A Short History of Long-Haired Music: Gregorian Chant


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Was there music before Bach? Ummm, of course there was. Composers just didn't put their names on their compositions before, say the Renaissance—the biggest game-changer in history as far as the arts are concerned. The bright sun of the high Renaissance was beating down on papal Rome when Giovanni Pierluigi da Palestrina, arguably the greatest of the wig-wearers was penning masses for splendor-loving pontiffs.

Around him, artists were celebrating the victory of the senses: sculptors were exploring the sensual contours of the human body. Painters were transforming their peasant mistresses into the Mother of God. Architects were masking the Gothic face of the cities with gracious temples and colonnades, and philosophers were dreaming of Plato, that prince of pagan poets (how’s that for alliteration, eh?).

In the midst of all these busy sensualists ostensibly re-creating the classic past, but in reality creating the modern world, Palestrina was busy putting the finishing touches to the Gothic edifice of medieval music. So let’s press pause there for a moment and rewind a bit to medieval times before we come back to Mr. Palestrina, whose music was an exceedingly complicated affair by comparison. Like every other art, it had developed slowly from meager beginnings. From the ritual grunts of earl man, it had evolved into an adjunct of the Greek drama.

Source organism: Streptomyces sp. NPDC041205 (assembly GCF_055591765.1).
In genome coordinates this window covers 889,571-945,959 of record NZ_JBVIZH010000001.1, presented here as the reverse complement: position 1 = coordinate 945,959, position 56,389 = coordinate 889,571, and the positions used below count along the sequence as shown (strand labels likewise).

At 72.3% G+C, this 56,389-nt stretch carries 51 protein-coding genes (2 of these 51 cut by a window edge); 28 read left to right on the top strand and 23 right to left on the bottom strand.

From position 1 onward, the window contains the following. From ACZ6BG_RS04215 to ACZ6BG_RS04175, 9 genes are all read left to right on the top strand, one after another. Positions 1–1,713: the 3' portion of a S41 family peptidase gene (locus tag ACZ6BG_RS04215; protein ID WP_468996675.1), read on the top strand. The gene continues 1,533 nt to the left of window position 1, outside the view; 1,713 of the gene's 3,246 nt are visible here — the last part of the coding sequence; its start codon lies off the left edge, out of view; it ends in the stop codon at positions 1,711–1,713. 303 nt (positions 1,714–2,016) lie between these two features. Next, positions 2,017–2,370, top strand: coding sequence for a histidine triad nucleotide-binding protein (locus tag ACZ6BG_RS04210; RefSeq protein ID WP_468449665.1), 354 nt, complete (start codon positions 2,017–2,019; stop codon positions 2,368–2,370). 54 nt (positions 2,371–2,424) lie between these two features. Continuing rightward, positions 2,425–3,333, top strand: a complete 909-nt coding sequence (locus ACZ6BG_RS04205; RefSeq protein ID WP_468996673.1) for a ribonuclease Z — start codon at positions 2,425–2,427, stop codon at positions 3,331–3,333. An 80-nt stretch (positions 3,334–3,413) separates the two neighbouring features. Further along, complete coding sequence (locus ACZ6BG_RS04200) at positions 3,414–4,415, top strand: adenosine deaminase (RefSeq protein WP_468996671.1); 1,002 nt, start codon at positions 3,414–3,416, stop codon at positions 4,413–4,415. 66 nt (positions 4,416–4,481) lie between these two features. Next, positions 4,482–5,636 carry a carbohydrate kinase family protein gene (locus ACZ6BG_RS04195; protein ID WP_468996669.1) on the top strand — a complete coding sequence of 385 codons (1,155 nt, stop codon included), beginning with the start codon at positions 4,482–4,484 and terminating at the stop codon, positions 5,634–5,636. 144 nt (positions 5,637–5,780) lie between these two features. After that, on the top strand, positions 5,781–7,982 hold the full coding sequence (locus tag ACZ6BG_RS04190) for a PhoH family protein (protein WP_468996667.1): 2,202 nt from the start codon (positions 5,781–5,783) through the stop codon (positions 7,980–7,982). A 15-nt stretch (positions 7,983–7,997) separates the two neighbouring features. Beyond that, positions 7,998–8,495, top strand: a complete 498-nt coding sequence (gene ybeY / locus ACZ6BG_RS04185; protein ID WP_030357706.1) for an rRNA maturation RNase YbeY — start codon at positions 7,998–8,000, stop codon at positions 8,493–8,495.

From a strictly pragmatic point of view, music blossoms at that moment in the 4th century when Ambrose, Bishop of Milan, decided to regulate the singing for the services in his diocese. The Ambrosian chant—the first thoroughly recognizable ancestor of music as we know it today —is the leanest and most solemn adaptation of the Greek modes, the ancestors of our modern scales. This somber singing can still be heard in certain Milanese churches, but today we are more familiar with the elaboration of St. Ambrose's system known as the Gregorian chant, which pretty much superseded the older musical service at about the beginning of the 17th century.

Some think that St. Gregory, the greatest Pope of the early Middle Ages, sponsored, or even devised, the innovation. Less romantic historians believe that he was too busy with barbarians,
heretics, and plague to bother with ideas about music.

For 1,000 years, the music of the Church was rigidly melodic: that is, it attained its ends without the use of harmony as we conceive it today. The troubadours and minnesingers accepted unquestioningly this purely horizontal tradition of music, and lavished their imagination on the melody and words instead. So let's hear the words now by finishing this little post with a sample of Gregorian chant. I’ve chosen "Ave Maria."

[Be sure to tune in next Wednesday for Part 3]

If you missed last week's installment, check out A Short History of Long-Haired Music archives here.